It is important to consider the social media outlets and the level of competition amongst them, whether that be video services such as youtube or metacafe  , social networks such as facebook  or myspace or microblogging services such as twitter  (will a serious twitter competitor emerge?) these platforms (and the  rest!) are involved in a battle for your time and as marketers we have to love that. These venues will be striving to give businesses more options for interacting with their customer bases, I can see new and improved social network advertising options that cleverly blend with the overall social communication lines. The social media service providers need to start making money soon, expect to see major changes (some good, some bad) to the way they work sooner rather than later.

The facebook ad model has flaws but I think the basis of a really effective tool is there. Even with this in mind I cannot emphasise enough my feeling that a well constructed social media strategy that uses the listening power of social as a foundation can offer you way more than using budget on socially targeted ads.

Why target a person based on keywords when you can listen to what they are actually saying about your business and address them in a customised way? You don’t even need to sell to them at any point (if they are talking about you they are more than likely already a customer or considering becoming one), go softly and build a relationship, it will benefit both parties more in the long run. Remember, take on any criticism or complaints head first, be seen to help and ensure any issues are resolved! Sorry, that went a little off track there, but the main thing is to analyse every new option out there and make sure it suits your needs and fits in with your strategy, do not use something for the sake of it!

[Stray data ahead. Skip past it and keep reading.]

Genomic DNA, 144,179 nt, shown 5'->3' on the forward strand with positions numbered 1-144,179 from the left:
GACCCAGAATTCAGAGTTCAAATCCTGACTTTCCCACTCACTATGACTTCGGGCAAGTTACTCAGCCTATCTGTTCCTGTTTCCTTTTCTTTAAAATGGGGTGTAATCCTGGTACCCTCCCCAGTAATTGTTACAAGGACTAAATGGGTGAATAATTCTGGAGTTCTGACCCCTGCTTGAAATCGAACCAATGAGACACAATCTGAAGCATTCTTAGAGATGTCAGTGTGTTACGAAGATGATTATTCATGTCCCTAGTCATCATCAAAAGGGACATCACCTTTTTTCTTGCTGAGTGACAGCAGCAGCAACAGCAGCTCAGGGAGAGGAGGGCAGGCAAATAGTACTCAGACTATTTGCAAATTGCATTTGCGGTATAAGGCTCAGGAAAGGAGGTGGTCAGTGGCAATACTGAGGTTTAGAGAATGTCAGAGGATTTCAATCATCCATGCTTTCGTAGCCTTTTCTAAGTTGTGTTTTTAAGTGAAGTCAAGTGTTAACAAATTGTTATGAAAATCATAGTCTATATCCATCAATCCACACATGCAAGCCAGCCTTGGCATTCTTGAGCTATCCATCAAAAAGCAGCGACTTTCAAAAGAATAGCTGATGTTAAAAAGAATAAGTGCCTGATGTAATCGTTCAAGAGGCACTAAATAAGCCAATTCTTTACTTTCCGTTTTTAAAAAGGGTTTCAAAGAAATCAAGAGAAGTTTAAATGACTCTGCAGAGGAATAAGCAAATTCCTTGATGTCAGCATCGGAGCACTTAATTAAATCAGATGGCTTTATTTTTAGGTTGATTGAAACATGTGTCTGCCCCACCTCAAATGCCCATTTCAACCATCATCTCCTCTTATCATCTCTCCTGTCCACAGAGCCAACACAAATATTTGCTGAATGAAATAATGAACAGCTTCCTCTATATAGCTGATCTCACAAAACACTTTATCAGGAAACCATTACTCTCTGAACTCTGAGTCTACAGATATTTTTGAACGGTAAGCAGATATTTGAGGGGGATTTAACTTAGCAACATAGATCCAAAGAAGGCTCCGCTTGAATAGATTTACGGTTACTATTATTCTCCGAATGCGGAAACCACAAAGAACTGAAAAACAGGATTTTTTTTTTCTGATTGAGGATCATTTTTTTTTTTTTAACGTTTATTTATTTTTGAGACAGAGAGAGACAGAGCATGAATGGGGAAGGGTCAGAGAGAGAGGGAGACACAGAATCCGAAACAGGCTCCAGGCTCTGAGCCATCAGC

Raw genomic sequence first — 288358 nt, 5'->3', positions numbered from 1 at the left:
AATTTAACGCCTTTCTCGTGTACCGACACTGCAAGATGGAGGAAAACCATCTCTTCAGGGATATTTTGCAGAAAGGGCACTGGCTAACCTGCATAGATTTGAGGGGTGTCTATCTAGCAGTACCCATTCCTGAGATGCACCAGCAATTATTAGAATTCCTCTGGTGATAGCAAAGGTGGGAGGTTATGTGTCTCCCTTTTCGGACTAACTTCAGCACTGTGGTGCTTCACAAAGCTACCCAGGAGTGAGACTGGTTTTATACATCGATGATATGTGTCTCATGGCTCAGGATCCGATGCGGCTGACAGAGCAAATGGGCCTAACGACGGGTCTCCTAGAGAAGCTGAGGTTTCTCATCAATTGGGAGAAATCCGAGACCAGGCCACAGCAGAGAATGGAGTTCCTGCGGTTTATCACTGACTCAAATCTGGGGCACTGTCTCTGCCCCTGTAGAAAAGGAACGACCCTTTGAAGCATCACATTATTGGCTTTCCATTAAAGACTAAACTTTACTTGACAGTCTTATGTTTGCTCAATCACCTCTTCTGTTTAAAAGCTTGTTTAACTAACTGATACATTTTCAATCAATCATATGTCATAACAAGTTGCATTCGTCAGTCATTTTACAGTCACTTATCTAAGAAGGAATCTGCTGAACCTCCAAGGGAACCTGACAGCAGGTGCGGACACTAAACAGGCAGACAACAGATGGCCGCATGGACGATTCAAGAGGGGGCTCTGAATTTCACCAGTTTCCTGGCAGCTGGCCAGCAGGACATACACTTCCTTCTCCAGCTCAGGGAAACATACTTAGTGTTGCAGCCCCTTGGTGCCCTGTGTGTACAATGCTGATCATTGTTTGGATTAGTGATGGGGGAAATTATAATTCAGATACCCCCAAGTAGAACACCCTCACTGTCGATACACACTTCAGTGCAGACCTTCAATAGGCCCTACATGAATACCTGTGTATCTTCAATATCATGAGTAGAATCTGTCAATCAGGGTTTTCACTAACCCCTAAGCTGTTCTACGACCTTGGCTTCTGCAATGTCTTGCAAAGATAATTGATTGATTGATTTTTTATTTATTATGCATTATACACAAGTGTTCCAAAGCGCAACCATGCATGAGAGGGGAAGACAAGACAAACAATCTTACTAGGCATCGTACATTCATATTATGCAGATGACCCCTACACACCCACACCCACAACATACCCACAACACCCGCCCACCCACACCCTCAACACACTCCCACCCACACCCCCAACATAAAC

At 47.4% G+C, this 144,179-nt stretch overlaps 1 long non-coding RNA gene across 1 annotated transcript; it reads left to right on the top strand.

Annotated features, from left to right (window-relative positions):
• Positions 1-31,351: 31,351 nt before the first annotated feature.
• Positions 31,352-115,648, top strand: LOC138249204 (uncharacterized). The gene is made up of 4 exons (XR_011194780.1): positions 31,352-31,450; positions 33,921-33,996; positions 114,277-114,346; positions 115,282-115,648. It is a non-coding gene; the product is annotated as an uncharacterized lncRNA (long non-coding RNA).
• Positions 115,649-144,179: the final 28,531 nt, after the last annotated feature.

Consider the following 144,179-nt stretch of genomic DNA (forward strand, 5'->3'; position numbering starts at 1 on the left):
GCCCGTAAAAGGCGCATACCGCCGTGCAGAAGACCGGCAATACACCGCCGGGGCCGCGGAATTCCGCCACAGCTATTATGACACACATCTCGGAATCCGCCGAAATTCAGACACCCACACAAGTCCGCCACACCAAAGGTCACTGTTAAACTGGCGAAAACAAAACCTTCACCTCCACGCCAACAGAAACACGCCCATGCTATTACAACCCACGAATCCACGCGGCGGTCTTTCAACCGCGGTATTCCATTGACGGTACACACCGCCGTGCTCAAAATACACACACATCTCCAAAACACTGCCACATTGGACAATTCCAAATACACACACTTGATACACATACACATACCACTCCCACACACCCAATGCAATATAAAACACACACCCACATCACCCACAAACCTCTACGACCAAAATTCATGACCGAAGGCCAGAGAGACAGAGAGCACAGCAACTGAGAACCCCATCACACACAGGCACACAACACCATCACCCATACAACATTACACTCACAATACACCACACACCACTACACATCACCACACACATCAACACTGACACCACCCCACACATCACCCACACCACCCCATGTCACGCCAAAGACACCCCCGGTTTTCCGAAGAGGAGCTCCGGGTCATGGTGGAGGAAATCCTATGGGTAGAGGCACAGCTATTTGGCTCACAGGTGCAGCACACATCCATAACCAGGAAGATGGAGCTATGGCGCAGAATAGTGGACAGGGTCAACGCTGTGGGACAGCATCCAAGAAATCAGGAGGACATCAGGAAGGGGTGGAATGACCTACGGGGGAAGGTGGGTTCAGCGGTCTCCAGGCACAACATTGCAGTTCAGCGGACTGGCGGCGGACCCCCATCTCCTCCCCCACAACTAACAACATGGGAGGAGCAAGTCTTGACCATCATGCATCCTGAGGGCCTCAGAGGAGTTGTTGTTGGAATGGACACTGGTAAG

What about the adoption of SM within your business? I feel that 2010 will be the year when those who have not yet implemented any kind of SM strategy will sit up and take notice. Who is going to facilitate that? You, the people that live and breathe it on a daily basis, the people that understand SM the most are the people that use it the most! You learn by doing and it should be the same for business (with a sensible level of prep!).

But my Boss Wants to see the $$$!!!

It is clear from speaking to many business owners/decision makers that they need to see ROI from social activity. Usually they state that they want a monetary return on any marketing activity, whilst they understand the importance of brand awareness they cannot allocate resource based on that alone. This comes down to education, it is amazing how many people get bogged down in cash ROI and fail to see that they can set their own ROI metrics that can be achieved directly with SM activity.

The sheer volume of information, theories and evidence based around business and social media means that you have the power to influence the people within your business and help them to understand the value. It will be a long hard slog in some cases but worth it in the long run. If you need the Social Penguins to come round and do some convincing let us know!